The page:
“Most people who get into the industry or become Outward Bound instructors do it a little bit for themselves,” Emory said. “To get outside, to simplify life. But if you stay involved and get into teaching, it really gets to be about education. It all boils down to getting people outside. They always enjoy the experience, and so in a way, it’s really beyond you … As a teacher, it’s about setting people up for success, but stretching them a little bit.”
Wendy Jordan of Camden, who spent 22 years working for Outward Bound, is also an integral part of the Thorfinn team, as is Louis Wheelwright of Camden.
Laughlin, the most recent addition, spent the past 18 years paddling along the east coast in kayaks, surf-skis and paddle boards. He met Emory at the end of July at “Paddle to the Point,” a 3-mile stand-up paddle board race off Ogunquit’s Main Beach. Last month, they officially became business partners.
“The growth of stand-up paddling is kind of scary,” said Laughlin. “We’re trying to promote the lifestyle and fitness that goes along with it.”
Many yoga and Pilates practitioners are adding the water sport to their exercise regimen because it improves coordination, muscle control and balance, said Emory. In fact, a class on Pilates paddle boarding, the two combined, is taught in Miami.
At the beginning of summer 2011, Emory was teaching lessons for sailing and paddle boarding at a 1:1 ratio, but by the end of the summer, paddle boarding lessons were outweighing sailing 10 to one, he said.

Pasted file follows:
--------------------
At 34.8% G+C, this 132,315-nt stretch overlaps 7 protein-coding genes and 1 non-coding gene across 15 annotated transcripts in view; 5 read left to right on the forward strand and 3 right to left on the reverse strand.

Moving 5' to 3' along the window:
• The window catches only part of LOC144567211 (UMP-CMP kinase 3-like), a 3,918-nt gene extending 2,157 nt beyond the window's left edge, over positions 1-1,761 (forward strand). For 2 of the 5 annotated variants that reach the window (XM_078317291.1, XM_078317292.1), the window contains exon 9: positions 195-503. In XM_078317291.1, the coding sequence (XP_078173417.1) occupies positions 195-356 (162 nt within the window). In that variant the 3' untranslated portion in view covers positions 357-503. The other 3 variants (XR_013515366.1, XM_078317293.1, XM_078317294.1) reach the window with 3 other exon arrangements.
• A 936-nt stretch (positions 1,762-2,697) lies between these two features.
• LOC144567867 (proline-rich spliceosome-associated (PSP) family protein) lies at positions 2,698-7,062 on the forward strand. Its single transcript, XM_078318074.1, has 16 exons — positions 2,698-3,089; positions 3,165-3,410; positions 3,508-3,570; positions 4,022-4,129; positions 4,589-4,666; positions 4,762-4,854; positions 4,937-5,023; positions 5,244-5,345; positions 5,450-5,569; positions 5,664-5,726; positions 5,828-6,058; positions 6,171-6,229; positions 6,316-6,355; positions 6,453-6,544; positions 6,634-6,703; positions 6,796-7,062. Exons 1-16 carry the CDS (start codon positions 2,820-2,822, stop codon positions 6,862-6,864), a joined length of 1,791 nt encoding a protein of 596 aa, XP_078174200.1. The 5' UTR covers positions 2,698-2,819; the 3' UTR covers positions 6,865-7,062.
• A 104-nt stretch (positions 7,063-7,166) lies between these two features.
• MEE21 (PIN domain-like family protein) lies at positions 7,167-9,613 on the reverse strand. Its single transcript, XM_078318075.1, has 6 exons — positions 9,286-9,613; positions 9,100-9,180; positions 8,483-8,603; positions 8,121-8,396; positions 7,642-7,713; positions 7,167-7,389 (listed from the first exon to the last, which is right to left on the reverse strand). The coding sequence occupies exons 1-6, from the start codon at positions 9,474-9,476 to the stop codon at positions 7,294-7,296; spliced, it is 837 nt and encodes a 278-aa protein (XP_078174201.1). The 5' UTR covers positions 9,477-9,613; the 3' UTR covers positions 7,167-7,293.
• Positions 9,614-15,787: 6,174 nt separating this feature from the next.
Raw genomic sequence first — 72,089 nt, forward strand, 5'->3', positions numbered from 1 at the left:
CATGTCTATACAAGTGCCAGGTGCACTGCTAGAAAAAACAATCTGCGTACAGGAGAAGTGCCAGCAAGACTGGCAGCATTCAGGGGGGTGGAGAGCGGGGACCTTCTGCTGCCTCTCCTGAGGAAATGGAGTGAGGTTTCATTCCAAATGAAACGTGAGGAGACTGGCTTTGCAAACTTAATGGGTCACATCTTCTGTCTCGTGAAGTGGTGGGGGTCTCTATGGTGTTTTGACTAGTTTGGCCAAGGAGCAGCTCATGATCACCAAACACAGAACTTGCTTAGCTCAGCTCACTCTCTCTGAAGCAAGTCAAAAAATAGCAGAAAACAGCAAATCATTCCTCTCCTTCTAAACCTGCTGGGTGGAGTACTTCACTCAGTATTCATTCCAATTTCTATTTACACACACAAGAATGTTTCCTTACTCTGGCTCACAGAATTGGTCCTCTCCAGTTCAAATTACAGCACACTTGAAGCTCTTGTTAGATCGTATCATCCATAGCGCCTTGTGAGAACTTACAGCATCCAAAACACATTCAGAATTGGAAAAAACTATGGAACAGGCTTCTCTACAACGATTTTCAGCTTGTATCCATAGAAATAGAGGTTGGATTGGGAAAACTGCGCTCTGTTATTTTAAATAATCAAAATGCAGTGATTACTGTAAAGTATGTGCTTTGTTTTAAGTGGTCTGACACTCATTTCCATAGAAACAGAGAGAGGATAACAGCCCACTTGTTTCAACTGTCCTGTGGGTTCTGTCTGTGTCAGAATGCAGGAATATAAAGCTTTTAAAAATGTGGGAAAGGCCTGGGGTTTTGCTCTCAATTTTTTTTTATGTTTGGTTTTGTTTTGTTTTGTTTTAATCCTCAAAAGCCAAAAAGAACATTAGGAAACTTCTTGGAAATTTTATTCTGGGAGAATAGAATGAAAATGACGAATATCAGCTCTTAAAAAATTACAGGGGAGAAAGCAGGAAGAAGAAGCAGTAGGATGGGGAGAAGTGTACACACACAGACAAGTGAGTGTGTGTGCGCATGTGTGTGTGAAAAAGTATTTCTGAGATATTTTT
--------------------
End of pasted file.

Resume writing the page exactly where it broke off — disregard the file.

The wintery wind picked up as Emory and Laughlin waded back to shore. Walkers combing the frozen beach stopped to ask them the obvious question: “Aren’t you cold?”
Of course they were, but what better way to advertise their business than by riding the ocean waves on bright yellow boards in the middle of winter beside the Atlantic Highway?
Back in the shop, they lifted their dripping boards (25-30 pounds each) onto racks beside other styles — boards with planed bows (flat like surfboards) made for riding over the waves and boards with displacement hulls (pointed like a kayak) to cut through waves. Shorter, more durable boards are now made for whitewater; narrower boards are designed for flat-water racing.
“It’s crunch time,” said Laughlin, who will be focusing on the retail side of the business while Emory will preside over the outdoor adventures. “We’ll have the shop complete by April with a full house of boards — 40 in stock, six surf-skis and kayaks and a full supply of paddles.”
And a selection of paddle boards will be available for rent.
“I suspect this summer and the following summer, you’re going to see a lot more paddle boarding around here,” Laughlin said.
“It’s not just a retail shop here,” Emory said. “There’s a larger mission or soul behind it, but people don’t know that until they experience it.”
To spread his love for outdoor adventure this winter, he and Laughlin will embark on the “2012 Thorfinn Maine Winter Odyssey,” exploring the Maine coast by paddle board, kayak and sailboat, visiting island communities.
Emory aims for Thorfinn to be a key resource for Maine’s paddling community, and he thinks paddle boarding has the potential to pull a new group out onto the water — when the water warms up a little.
For information, visit www.thorfinnexpeditions.com or call the Lincolnville store, located at 2516 Atlantic Highway, at 789-5115. All lead instructors of Thorfinn Expeditions are U.S. Coast Guard-licensed captains, and all staff are medically trained to the Wilderness First Responder level, with current CPR for the Professional Rescuer.